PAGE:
Editor's Note: By CNN Senior Correspondent Allan Chernoff in New York.
The developer behind the controversial Islamic community center and mosque planned for Lower Manhattan has requested federal funding through the Lower Manhattan Development Corporation to support the project known as Park51.
The funding would come from money the Department of Housing and Urban Development allocated to help rebuild the neighborhood after the 9/11 attacks. "Park51 has applied for a Lower Manhattan Development Corporation grant," said Sharif El-Gamal, CEO of SOHO Properties, the developer behind the Islamic center.
In a statement, El-Gamal said the money would "in part fund social service programs such as domestic violence programs, Arabic and other foreign language classes, programs and services for homeless veterans, two multi-cultural art exhibits and immigration services."
CNN's Reynold's Wolf sat down with legendary football coach Bobby Bowden for a conversation on faith.
Editor's Note: Stephen Prothero, a Boston University religion scholar and author of "God is Not One: The Eight Rival Religions that Run the World," is a regular CNN Belief Blog contributor.
By Stephen Prothero, Special to CNN
If you have ever contemplated being stranded in a hotel room without electricity, you might be happy to hear that the Gideon’s ubiquitous nightstand Bibles are no longer your only reading option. For some time, many Marriott Hotels have featured copies of the Book of Mormon, and, now, according to Kate Shellnutt at the Houston Chronicle, Hare Krishnas have placed roughly 7,000 copies of the Hindu scripture the Bhagavad Gita in 100 Houston-area hotel rooms.
Some will doubtless see this development as the beginning of the end of all that is good and godly in Christian America, while others will read it as a reason to rejoice in U.S. religious pluralism. For me, however, the arrival of Arjuna and Krishna (the heroes of the Gita) alongside Jesus and Mary and Joseph Smith in hotel room nightstands prompts this question:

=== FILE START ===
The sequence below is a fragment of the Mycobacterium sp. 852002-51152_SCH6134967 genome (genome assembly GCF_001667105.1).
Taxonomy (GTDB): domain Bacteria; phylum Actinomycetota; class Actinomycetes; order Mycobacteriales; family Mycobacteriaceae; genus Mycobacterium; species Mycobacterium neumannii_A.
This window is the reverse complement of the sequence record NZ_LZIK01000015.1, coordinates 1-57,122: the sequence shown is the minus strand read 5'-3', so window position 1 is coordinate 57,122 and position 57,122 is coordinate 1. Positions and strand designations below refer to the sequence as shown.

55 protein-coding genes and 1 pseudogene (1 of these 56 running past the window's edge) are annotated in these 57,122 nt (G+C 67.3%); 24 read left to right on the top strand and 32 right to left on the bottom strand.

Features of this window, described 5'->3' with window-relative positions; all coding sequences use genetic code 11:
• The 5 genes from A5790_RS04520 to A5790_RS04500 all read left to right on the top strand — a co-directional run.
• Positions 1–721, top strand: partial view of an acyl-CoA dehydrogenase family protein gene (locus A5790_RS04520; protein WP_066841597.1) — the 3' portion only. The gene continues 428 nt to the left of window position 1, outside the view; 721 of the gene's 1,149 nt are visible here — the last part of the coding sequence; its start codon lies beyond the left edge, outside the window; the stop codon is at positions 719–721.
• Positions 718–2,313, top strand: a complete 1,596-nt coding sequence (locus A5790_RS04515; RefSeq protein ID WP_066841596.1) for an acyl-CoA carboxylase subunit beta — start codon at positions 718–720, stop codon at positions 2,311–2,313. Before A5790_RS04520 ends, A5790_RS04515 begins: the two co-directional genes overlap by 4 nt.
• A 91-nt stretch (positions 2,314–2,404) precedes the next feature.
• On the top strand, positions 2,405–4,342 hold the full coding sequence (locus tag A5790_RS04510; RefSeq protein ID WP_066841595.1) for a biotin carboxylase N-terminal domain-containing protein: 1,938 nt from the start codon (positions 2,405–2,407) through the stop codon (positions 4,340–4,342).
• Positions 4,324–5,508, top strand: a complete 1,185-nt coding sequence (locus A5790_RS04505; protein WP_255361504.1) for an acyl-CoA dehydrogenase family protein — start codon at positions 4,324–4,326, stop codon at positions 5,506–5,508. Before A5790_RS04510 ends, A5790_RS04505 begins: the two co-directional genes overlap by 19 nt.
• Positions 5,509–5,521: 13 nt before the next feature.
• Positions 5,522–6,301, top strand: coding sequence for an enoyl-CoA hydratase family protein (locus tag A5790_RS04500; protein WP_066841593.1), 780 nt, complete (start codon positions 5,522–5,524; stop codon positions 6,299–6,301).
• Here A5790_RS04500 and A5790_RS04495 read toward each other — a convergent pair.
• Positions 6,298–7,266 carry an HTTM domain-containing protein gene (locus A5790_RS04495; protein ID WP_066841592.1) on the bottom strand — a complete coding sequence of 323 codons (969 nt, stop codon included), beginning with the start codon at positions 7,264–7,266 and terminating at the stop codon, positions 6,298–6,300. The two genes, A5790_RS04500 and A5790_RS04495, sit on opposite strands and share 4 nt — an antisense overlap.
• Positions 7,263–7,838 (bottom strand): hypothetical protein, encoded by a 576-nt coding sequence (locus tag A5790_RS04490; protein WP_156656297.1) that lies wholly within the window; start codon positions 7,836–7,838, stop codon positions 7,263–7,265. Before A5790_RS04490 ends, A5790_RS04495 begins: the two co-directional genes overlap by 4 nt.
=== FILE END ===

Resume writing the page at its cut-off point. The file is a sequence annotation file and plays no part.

If you were stuck for a week in a hotel room with no television and no Internet connection, which religious books would you want to have along? For the sake of discussion let’s say there is only room for three other books, alongside the Bible. Which books would be in your holy trinity, and why? The Quran? The Kama Sutra? The Tao of Pooh?
Editor's Note: From CNN's Matt Smith
A federal judge will hear arguments Monday on a temporary restraining order against an Oklahoma referendum that would ban the use of Islamic religious law in state courts.
Oklahoma voters approved the amendment during the November elections by a 7-3 ratio. But the Council on American-Islamic Relations challenged the measure as a violation of the First Amendment to the U.S. Constitution, and U.S. District Judge Vicki Miles-LaGrange issued a temporary restraining order November 8 that will keep state election officials from certifying that vote.
"What this amendment is going to do is officially disfavor and condemn the Muslim community as being a threat to Oklahoma," Muneer Awad, executive director of CAIR's Oklahoma chapter and the lead plaintiff in the suit, said earlier this month. In addition, he said, the amendment would invalidate private documents, such as wills, that are written in compliance with Muslim law.
The amendment would require Oklahoma courts to "rely on federal and state law when deciding cases" and "forbids courts from considering or using" either international law or Islamic religious law, known as Sharia, which the amendment defined as being based on the Quran and the teachings of the Prophet Mohammed.
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A pastor who preached on Facebook temptations, admits to a three-way relationship with his wife and a church assistant.
The CNN Belief Blog covers the faith angles of the day's biggest stories, from breaking news to politics to entertainment, fostering a global conversation about the role of religion and belief in readers' lives. It's edited by CNN's Daniel Burke with contributions from Eric Marrapodi and CNN's worldwide news gathering team.